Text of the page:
Distress Caused by Life Situations are Not Mental disorders

Distressing events  e.g. death of a loved one, or a divorce can cause emotional /and physical pain.  These emotional setbacks that a person faces are unpleasant but is does not mean that the person has a mental disorder.

Socially Deviant Behavior is Not Always the Result of Mental Disorder

Socially deviance is not considered a product of mental disorder unless this behavior is accompanied by a person who has the above-said mental disorder.

Psychotherapy is not only in the business of working with mental disorder.

Psychotherapy is different from psychiatry in the sense that it is not a profession that works only in the face of mental disorder. Even if mental disorder diagnosed, the therapy is focussed on the persons’ emotional state and self support.

Most of my clients are not in my office because of a mental disorder, but because of life events that they need to cope with. Psychotherapy lends the client a space to be heard, to introspect, interact and experiment; so that he/she can realize the choices he/she has to live a stable, functional and even thriving life.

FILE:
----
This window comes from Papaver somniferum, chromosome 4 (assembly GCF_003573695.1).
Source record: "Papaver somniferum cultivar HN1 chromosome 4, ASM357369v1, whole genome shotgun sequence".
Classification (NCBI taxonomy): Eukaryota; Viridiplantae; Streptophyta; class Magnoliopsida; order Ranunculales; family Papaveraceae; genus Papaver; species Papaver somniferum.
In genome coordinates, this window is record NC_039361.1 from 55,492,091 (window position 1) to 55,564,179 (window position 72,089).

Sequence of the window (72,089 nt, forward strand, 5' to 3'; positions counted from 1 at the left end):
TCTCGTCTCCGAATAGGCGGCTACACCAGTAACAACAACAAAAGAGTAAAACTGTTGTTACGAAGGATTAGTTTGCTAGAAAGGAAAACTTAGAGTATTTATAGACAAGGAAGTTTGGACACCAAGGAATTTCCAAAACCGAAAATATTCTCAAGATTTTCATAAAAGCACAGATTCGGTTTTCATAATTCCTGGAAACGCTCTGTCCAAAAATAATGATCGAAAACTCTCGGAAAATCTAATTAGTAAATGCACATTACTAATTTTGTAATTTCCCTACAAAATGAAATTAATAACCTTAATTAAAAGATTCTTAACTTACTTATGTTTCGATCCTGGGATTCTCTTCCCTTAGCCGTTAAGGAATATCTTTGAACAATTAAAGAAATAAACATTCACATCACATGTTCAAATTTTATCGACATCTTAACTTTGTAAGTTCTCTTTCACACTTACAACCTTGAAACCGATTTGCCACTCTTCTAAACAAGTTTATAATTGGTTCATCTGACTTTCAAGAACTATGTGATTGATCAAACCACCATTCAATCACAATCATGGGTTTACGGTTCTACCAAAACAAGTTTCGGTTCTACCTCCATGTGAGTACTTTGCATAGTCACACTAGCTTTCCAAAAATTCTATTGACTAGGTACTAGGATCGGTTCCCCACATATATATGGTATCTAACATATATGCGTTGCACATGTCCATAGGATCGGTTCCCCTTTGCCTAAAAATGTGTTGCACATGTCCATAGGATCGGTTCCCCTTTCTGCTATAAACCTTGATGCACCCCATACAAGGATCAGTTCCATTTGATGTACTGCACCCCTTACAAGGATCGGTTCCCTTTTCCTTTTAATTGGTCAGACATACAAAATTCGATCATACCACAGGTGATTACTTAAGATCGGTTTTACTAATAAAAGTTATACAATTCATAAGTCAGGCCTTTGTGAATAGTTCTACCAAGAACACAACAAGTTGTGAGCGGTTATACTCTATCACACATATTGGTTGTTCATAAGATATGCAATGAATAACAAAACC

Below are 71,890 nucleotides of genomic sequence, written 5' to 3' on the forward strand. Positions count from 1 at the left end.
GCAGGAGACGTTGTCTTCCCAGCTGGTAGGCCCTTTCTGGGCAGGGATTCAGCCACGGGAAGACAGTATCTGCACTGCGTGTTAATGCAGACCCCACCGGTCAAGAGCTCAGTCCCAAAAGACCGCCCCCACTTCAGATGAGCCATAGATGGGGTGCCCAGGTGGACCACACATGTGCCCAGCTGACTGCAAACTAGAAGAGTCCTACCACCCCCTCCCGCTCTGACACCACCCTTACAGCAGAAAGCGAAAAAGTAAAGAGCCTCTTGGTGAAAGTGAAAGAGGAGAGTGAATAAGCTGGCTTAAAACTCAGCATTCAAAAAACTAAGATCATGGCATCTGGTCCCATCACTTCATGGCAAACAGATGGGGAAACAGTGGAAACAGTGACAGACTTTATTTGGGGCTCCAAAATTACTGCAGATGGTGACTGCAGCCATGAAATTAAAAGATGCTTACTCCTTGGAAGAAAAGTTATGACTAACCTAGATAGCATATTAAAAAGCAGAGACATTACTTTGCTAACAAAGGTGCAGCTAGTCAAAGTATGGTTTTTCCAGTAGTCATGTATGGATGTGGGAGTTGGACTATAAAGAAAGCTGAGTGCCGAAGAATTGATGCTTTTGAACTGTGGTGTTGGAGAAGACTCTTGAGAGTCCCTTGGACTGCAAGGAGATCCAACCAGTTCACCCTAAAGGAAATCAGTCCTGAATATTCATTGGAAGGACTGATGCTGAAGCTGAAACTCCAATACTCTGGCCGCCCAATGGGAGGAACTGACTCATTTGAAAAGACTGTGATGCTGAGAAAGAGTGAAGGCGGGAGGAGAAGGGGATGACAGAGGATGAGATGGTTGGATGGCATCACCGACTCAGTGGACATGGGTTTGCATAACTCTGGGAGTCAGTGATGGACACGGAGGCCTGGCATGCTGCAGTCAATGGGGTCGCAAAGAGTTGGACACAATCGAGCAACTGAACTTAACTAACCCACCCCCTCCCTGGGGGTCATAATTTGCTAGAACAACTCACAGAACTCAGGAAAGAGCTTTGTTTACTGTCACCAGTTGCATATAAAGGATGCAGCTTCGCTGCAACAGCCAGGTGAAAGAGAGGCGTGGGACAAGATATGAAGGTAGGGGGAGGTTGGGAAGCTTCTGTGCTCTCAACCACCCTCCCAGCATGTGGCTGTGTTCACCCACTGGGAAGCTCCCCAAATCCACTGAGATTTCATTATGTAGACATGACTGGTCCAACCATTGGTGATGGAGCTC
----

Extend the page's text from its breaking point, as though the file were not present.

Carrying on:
How do we classify mental diseases?

There are 2 main classifications standards that are used today in the western world to diagnose psychopathological symptoms.

In the field psychotherapy, the concept of diagnostics is controversial. The reason being that unlike some physical problems, psychological issues are individual. For example, there is no one single cause of borderline personality disorder (BPD), but an array of situations that occur in the patient’s life that leads up to the symptoms. Diagnosing the symptoms are also complex, since each patient has his/her own way of dealing with the psychological trauma that leads to the condition. However putting labels onto observable psychological and behavioral conditions are necessary for professional to communicate with administrative bodies like psychiatrists, insurance companies, the courts, etc.